To counter Specialized's claim that Clarin committed fraud on the PTO, Clarin presented expert witness, David Kera ("Kera"), an attorney who specializes in the area of trademark law and a former member of the Trademark Trial and Appeal Board of the PTO. (Tr. at 383.) Mr. Kera reconstructed the file history of the Application, (Ex. 6 of Defendant's Ex. 209; Tr. at 387-90.) Mr. Kera testified to his opinion that no fraud was committed on the PTO by Clarin. According to Mr. Kera and his interpretation of both the undisclosed expired utility patents and trademark law principles, Clarin did not need to disclose any other utility patent aside from the submitted `058 patent to the PTO because the elements of the registered trademark are not, in his opinion, in the patents' claims. (Tr. at 411-24.) The evidence of functionality expressed in the specifications, based on Mr. Kera's understanding, are not material and do not require disclosure. (Tr. at 411-413.) But Mr. Kera conceded that the Trademark Manual of Examining Procedure ("TMEP") does not limit disclosure of utility patents only to those patents which claim an element of a requested registration. (Tr. at 507-08.) Rather, Mr. Kera acknowledged that the TMEP advises disclosures of patents involving the configuration or similar configuration of the features at issue in the application — not limited to disclosure only those patents that claim the feature — and that the Trademark examiner made "a broad request" for patents. (Tr. at 507-08, 547.) Mr. Kera also conceded that the Clarin patents "were significant for the limited purpose of showing, for example that the ganging device, the upper and lower portions of the ganging device, rested within the channel," referring to the `218 patent. (Tr. at 542.) Despite these acknowledgments, Mr. Kera concluded that Clarin did not commit fraud because, in Mr. Kera's opinion, no relevant information was withheld from the PTO. (Tr. at 481-82.)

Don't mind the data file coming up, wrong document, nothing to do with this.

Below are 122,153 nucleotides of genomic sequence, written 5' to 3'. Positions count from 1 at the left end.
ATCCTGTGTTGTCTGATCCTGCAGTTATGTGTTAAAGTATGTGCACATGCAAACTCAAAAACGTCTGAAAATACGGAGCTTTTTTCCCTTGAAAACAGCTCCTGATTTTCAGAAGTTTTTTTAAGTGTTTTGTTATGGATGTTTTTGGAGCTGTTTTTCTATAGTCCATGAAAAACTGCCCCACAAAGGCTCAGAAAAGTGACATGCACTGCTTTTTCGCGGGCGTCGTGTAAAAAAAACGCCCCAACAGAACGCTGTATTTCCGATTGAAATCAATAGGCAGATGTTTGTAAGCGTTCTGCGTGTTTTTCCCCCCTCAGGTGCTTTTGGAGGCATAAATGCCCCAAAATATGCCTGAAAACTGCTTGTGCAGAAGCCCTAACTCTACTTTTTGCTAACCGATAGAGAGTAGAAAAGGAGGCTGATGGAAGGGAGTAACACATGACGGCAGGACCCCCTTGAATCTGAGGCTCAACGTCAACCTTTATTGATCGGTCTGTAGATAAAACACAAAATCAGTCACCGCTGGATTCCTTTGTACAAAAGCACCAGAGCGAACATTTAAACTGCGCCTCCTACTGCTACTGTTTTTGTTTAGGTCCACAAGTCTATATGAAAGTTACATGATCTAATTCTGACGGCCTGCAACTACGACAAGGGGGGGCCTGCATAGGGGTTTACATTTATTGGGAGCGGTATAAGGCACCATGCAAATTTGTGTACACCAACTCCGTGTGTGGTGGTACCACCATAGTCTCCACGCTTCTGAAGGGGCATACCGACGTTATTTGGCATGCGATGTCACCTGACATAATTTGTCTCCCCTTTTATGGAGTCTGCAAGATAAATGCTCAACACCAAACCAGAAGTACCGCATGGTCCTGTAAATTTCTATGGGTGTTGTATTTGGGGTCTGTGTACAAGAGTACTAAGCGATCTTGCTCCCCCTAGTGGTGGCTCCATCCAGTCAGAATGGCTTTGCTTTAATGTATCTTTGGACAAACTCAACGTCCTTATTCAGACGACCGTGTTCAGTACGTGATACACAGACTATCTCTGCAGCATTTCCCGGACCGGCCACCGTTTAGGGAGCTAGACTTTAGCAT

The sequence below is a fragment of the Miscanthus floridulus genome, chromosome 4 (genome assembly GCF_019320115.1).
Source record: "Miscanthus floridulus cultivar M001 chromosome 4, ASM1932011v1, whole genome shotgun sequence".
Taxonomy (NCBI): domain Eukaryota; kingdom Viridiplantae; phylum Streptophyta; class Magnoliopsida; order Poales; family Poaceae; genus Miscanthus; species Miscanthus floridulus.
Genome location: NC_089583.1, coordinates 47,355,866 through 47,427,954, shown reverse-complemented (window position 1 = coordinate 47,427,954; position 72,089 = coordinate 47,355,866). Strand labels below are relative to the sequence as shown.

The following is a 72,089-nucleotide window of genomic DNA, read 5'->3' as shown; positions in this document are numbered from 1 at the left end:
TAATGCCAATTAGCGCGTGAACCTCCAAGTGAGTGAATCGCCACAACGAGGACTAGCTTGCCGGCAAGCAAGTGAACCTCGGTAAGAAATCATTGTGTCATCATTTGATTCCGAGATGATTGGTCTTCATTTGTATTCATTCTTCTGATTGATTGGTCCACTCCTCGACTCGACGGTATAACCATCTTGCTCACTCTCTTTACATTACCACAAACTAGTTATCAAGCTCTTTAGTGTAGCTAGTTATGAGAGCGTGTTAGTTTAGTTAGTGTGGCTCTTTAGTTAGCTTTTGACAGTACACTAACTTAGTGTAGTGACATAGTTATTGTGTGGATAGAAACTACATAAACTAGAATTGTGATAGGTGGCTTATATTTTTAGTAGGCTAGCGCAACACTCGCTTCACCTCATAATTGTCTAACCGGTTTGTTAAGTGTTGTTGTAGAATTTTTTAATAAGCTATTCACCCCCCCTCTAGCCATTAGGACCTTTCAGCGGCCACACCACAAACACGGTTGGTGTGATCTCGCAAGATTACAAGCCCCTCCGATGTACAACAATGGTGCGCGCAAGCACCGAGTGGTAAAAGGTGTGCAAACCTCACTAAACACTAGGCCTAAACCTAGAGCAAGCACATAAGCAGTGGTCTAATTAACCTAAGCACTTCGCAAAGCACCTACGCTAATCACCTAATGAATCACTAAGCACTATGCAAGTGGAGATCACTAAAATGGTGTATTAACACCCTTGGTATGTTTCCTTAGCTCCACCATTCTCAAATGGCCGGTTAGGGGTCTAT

Under the Lanham Act, the registration of a trademark provides the registered trademark owner with the benefit of a rebuttable presumption of the mark's validity. 15 U.S.C. § 1115(a). The rebuttable presumption of validity for registered trademarks, however, does not preclude another individual from proving any legal or equitable defense or defect that could have been raised if the trademark were not registered. Id. Even when a registered trademark has become "incontestable" under 15 U.S.C. § 1065, the registered mark may still be subject to cancellation if found to have been obtained fraudulently, to have become generic, to have been abandoned, or to be functional. 15 U.S.C. §§ 1064; 1115; CAE, Inc. v. Clean Air Eng'g, Inc., 267 F.3d 660, 673 (7th Cir. 2001).